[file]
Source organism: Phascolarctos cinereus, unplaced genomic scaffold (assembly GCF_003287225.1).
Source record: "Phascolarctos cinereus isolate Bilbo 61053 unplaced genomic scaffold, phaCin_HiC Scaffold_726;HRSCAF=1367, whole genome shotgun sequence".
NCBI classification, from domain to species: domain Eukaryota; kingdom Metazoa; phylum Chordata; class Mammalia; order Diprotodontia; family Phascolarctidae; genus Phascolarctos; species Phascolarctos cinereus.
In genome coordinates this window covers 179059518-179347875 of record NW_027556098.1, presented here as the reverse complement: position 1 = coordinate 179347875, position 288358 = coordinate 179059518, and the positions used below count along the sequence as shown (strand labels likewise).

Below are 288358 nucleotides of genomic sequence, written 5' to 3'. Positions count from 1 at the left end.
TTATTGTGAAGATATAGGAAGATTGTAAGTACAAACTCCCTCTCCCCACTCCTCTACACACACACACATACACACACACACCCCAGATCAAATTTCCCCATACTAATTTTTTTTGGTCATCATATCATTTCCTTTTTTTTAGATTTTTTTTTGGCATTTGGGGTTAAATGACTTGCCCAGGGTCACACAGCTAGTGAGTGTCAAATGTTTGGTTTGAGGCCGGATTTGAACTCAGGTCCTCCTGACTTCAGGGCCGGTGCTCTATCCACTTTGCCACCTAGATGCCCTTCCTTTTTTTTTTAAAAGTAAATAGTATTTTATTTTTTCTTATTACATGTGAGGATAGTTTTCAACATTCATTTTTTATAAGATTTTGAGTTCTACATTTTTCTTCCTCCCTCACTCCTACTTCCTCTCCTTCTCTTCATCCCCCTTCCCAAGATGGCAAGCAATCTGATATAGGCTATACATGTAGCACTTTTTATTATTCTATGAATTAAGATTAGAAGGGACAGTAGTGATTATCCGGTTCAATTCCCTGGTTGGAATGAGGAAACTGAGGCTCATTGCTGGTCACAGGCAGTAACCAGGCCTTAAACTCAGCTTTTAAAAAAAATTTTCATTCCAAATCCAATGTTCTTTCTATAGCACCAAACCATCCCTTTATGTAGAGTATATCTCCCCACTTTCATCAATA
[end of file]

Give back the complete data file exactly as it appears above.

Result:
Source organism: Phascolarctos cinereus, unplaced genomic scaffold (assembly GCF_003287225.1).
Source record: "Phascolarctos cinereus isolate Bilbo 61053 unplaced genomic scaffold, phaCin_HiC Scaffold_726;HRSCAF=1367, whole genome shotgun sequence".
NCBI classification, from domain to species: domain Eukaryota; kingdom Metazoa; phylum Chordata; class Mammalia; order Diprotodontia; family Phascolarctidae; genus Phascolarctos; species Phascolarctos cinereus.
In genome coordinates this window covers 179059518-179347875 of record NW_027556098.1, presented here as the reverse complement: position 1 = coordinate 179347875, position 288358 = coordinate 179059518, and the positions used below count along the sequence as shown (strand labels likewise).

Below are 288358 nucleotides of genomic sequence, written 5' to 3'. Positions count from 1 at the left end.
TTATTGTGAAGATATAGGAAGATTGTAAGTACAAACTCCCTCTCCCCACTCCTCTACACACACACACATACACACACACACCCCAGATCAAATTTCCCCATACTAATTTTTTTTGGTCATCATATCATTTCCTTTTTTTTAGATTTTTTTTTGGCATTTGGGGTTAAATGACTTGCCCAGGGTCACACAGCTAGTGAGTGTCAAATGTTTGGTTTGAGGCCGGATTTGAACTCAGGTCCTCCTGACTTCAGGGCCGGTGCTCTATCCACTTTGCCACCTAGATGCCCTTCCTTTTTTTTTTAAAAGTAAATAGTATTTTATTTTTTCTTATTACATGTGAGGATAGTTTTCAACATTCATTTTTTATAAGATTTTGAGTTCTACATTTTTCTTCCTCCCTCACTCCTACTTCCTCTCCTTCTCTTCATCCCCCTTCCCAAGATGGCAAGCAATCTGATATAGGCTATACATGTAGCACTTTTTATTATTCTATGAATTAAGATTAGAAGGGACAGTAGTGATTATCCGGTTCAATTCCCTGGTTGGAATGAGGAAACTGAGGCTCATTGCTGGTCACAGGCAGTAACCAGGCCTTAAACTCAGCTTTTAAAAAAAATTTTCATTCCAAATCCAATGTTCTTTCTATAGCACCAAACCATCCCTTTATGTAGAGTATATCTCCCCACTTTCATCAATA